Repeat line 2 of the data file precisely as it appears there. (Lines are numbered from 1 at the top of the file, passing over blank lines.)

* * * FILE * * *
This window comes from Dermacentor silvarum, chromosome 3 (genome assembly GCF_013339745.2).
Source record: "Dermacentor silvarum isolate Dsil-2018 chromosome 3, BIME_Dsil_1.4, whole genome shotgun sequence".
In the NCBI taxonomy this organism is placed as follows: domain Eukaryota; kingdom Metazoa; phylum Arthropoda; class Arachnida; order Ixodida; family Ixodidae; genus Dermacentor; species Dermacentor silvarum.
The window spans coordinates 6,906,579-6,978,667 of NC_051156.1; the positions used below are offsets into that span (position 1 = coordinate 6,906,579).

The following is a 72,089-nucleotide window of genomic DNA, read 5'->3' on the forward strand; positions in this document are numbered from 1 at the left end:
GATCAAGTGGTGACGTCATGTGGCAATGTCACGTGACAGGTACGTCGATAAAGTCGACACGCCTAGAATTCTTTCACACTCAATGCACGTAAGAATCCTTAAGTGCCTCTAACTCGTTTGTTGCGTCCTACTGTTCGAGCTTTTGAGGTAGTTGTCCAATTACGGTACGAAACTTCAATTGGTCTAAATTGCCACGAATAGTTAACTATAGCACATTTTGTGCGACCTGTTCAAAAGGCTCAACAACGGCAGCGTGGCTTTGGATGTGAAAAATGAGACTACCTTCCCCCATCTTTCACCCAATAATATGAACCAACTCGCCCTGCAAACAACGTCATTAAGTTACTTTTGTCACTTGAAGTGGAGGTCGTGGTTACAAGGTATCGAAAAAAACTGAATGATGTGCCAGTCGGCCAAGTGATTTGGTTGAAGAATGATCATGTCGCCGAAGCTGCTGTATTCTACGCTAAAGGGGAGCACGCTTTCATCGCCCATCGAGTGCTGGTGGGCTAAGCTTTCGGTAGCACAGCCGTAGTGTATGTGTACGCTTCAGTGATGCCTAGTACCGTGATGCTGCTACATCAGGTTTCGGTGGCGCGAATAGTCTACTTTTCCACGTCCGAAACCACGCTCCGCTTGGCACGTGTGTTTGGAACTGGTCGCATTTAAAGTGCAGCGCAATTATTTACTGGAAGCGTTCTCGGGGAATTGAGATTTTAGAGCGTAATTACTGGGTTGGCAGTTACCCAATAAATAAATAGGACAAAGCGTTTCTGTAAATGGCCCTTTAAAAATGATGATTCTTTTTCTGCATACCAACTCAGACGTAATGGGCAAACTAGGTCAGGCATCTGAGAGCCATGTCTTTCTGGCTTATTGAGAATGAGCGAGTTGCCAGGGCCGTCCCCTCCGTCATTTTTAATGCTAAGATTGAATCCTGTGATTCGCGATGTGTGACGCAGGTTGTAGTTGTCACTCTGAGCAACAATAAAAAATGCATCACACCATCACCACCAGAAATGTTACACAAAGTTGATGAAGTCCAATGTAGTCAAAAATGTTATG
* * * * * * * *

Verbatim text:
Source record: "Dermacentor silvarum isolate Dsil-2018 chromosome 3, BIME_Dsil_1.4, whole genome shotgun sequence".